The Nationals: FAQs

The launch of the new National qualifications this year has provoked some questions and I thought that this would be a good forum to deal with these questions with regard to the S4 modern language syllabus. I hope you find the information below helpful!

Q: N3, N4 and N5 – what are they?

A: These are three different levels of assessment for which candidates can be presented at the end of S4.

National 3 is the equivalent of doing Standard Grade Foundation level, or Access 3. You have to pass 8 unit assessments (2 reading, 2 listening, 2 writing, 2 talking) and you have no exam at the end of the course.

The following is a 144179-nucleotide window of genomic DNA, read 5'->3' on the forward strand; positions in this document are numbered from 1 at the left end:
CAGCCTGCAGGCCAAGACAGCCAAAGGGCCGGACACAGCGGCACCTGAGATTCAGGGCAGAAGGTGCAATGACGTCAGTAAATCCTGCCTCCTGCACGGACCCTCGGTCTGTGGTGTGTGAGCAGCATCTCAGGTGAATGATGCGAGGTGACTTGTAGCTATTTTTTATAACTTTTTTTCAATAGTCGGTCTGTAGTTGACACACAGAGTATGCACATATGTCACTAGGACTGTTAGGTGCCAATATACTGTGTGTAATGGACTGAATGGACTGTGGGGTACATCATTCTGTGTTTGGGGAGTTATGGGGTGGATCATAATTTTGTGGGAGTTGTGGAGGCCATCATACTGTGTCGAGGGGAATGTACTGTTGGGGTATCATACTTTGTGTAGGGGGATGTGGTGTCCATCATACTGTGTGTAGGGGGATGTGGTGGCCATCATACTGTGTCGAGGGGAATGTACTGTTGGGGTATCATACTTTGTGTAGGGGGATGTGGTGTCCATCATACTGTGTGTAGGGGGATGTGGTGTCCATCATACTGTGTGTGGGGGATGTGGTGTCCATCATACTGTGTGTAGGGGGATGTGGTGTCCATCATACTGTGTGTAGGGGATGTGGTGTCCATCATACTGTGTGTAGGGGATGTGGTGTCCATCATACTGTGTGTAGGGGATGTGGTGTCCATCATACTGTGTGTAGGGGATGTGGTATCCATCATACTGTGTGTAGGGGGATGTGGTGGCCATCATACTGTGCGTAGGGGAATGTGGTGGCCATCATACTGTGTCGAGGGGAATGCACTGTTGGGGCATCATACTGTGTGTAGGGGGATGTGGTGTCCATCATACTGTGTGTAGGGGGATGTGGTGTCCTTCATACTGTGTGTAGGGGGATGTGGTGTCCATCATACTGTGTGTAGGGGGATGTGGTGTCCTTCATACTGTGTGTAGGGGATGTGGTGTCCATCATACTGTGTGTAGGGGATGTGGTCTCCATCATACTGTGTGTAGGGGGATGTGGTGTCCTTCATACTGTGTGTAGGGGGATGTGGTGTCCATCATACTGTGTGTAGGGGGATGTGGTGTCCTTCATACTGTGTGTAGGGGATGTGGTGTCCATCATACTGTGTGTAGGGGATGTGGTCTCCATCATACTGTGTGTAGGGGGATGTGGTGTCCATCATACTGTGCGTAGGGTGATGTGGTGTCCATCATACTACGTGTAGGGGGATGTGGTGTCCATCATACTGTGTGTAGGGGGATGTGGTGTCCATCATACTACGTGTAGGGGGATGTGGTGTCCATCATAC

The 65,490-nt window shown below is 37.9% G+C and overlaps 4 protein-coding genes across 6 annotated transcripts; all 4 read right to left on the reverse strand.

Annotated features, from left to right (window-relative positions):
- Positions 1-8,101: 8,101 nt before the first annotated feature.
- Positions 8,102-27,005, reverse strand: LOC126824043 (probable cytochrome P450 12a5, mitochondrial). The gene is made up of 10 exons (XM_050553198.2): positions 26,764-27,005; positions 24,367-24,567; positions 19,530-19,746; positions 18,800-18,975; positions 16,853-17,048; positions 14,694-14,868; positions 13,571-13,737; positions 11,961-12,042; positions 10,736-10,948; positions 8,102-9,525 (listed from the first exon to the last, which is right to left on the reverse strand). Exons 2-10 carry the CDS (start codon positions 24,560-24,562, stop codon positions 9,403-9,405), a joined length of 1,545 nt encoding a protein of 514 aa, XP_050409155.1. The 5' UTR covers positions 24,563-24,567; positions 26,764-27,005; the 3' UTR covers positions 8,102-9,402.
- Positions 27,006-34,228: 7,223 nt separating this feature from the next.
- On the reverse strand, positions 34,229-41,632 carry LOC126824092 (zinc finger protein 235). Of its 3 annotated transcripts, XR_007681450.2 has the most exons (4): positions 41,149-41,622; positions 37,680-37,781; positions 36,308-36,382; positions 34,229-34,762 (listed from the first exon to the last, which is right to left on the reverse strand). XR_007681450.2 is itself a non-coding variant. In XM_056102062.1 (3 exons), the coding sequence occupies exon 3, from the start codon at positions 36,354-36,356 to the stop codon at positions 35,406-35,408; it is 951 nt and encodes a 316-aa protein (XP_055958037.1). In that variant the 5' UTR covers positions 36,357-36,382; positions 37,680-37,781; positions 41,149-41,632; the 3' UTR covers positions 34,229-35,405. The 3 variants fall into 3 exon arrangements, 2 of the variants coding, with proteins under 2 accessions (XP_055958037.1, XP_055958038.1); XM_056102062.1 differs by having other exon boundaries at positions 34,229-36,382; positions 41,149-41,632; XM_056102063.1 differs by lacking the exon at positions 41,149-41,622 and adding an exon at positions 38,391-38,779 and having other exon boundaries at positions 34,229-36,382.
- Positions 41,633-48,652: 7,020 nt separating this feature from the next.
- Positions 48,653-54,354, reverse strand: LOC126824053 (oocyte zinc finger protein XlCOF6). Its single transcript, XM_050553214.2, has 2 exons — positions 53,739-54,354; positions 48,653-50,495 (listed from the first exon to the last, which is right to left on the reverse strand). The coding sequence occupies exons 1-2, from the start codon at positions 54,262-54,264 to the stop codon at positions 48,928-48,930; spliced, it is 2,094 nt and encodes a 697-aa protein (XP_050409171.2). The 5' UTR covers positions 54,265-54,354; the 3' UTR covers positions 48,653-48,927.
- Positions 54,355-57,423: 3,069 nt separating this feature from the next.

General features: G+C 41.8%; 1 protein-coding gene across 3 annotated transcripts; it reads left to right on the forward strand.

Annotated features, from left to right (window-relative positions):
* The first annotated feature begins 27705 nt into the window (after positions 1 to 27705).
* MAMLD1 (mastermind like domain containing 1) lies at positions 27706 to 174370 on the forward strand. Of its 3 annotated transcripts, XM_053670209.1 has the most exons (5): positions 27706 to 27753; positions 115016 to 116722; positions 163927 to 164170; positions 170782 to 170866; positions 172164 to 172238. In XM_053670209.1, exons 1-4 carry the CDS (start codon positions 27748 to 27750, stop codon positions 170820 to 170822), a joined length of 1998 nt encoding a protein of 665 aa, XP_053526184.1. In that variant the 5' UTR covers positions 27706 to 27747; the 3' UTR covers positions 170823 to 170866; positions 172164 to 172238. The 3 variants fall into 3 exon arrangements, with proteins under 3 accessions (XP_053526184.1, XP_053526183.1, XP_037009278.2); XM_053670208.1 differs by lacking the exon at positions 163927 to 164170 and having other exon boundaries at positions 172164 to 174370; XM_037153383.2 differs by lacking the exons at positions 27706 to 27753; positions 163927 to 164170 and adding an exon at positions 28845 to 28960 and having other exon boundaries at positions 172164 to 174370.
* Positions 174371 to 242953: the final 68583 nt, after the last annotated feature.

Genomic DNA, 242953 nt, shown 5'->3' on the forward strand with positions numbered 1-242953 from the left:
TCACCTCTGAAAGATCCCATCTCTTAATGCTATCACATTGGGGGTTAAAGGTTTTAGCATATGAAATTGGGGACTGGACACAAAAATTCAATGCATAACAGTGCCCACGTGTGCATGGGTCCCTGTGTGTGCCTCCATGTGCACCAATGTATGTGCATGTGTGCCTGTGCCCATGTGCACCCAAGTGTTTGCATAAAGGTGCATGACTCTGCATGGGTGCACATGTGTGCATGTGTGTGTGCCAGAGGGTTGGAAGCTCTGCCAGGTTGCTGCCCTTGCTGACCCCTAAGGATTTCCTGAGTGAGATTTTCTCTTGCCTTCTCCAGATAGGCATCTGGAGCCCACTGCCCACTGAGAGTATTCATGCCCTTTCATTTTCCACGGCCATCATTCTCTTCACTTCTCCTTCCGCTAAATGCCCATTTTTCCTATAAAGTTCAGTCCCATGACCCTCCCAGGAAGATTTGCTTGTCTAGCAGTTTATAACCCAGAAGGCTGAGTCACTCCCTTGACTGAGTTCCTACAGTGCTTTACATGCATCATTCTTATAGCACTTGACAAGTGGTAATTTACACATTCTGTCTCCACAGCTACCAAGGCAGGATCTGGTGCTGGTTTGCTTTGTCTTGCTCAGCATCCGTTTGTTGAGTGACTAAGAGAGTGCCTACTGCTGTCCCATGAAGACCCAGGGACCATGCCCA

National 4 is the equivalent of doing Standard Grade General  level, or Intermediate 1. You have to pass 8 unit assessments (2 reading, 2 listening, 2 writing, 2 talking) and you have no exam at the end of the course. In addition to your unit assessments, you have to complete a compulsory Added Value Unit, which is rigorously assessed and verified. In languages, the AVU is a research project that requires reading in the foreign language. At the end of the Unit you will be asked to make a short presentation (1-2-minutes) and respond to some questions from the audience. For session 2013-14, we will be running this unit as a job interview process.

National 5 is the equivalent of doing Standard Grade Credit level , or Intermediate 2. You have to pass 4 unit assessments at N5 level (1 reading, 1 listening, 1 writing, 1 talking). With National 5, there is an external exam at the end of the course, in May.